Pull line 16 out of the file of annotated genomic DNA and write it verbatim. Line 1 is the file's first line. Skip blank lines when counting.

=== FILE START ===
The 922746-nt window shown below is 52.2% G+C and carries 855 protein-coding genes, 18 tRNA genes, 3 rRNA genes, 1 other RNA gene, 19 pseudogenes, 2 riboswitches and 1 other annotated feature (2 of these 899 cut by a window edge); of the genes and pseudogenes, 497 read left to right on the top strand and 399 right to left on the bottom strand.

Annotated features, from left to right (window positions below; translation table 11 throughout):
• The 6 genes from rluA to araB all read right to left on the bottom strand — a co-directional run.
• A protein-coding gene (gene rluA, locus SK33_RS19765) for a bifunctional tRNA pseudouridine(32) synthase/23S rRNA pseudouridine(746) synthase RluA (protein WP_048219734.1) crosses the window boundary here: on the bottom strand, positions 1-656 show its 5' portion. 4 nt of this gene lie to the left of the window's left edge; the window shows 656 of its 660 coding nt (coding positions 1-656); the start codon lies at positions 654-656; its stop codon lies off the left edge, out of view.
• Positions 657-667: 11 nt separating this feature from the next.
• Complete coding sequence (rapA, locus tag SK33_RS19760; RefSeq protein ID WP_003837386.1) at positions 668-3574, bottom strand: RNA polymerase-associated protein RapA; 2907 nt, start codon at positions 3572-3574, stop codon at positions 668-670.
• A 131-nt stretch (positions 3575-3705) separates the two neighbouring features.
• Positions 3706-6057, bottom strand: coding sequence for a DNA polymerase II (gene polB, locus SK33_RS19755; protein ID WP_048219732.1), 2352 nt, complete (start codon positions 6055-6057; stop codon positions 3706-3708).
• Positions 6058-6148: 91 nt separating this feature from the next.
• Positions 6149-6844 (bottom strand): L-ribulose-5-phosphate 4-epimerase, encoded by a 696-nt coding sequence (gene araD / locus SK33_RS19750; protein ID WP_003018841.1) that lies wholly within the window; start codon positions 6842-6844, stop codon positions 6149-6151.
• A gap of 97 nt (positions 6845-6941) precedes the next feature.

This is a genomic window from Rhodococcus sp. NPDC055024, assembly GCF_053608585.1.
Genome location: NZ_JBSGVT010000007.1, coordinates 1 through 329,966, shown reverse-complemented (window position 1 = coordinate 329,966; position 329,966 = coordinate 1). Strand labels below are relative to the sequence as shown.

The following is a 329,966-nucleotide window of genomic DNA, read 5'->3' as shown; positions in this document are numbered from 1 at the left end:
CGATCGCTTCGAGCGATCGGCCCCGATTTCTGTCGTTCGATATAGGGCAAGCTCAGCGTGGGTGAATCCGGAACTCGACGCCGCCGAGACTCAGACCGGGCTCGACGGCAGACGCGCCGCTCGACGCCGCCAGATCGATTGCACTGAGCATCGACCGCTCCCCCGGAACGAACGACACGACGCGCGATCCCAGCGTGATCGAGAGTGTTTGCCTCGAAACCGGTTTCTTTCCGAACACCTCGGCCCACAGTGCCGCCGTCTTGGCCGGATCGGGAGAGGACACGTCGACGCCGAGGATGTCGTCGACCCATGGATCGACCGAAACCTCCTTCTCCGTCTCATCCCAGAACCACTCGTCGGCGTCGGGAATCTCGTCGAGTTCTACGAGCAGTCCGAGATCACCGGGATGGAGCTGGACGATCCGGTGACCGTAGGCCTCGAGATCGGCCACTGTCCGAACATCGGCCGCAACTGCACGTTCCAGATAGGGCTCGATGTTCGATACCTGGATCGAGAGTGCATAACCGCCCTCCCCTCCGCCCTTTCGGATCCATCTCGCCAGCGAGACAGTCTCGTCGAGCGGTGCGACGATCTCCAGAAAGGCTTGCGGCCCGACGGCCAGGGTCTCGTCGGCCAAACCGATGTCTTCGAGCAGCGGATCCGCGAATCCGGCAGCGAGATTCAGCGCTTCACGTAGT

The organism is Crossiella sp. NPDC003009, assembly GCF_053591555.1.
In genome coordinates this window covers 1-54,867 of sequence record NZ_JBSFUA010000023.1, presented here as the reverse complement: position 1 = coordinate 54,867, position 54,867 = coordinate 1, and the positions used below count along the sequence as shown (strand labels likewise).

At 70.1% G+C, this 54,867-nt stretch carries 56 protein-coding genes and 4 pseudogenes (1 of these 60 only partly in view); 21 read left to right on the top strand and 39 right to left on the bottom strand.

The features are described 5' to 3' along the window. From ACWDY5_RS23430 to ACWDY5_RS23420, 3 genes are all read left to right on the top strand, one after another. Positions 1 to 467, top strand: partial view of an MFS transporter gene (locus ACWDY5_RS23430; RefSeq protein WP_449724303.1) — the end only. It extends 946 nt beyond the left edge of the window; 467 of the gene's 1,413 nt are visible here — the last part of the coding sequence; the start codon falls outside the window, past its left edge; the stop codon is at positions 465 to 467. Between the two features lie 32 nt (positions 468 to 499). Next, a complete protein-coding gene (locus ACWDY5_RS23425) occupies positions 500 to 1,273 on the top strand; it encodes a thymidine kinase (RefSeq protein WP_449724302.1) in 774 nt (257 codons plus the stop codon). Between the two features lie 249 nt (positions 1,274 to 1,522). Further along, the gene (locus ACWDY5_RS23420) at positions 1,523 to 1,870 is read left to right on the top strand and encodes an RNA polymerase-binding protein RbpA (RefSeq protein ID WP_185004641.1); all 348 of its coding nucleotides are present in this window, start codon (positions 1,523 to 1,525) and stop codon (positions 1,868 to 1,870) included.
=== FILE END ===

The organism is Crossiella sp. NPDC003009, assembly GCF_053591555.1.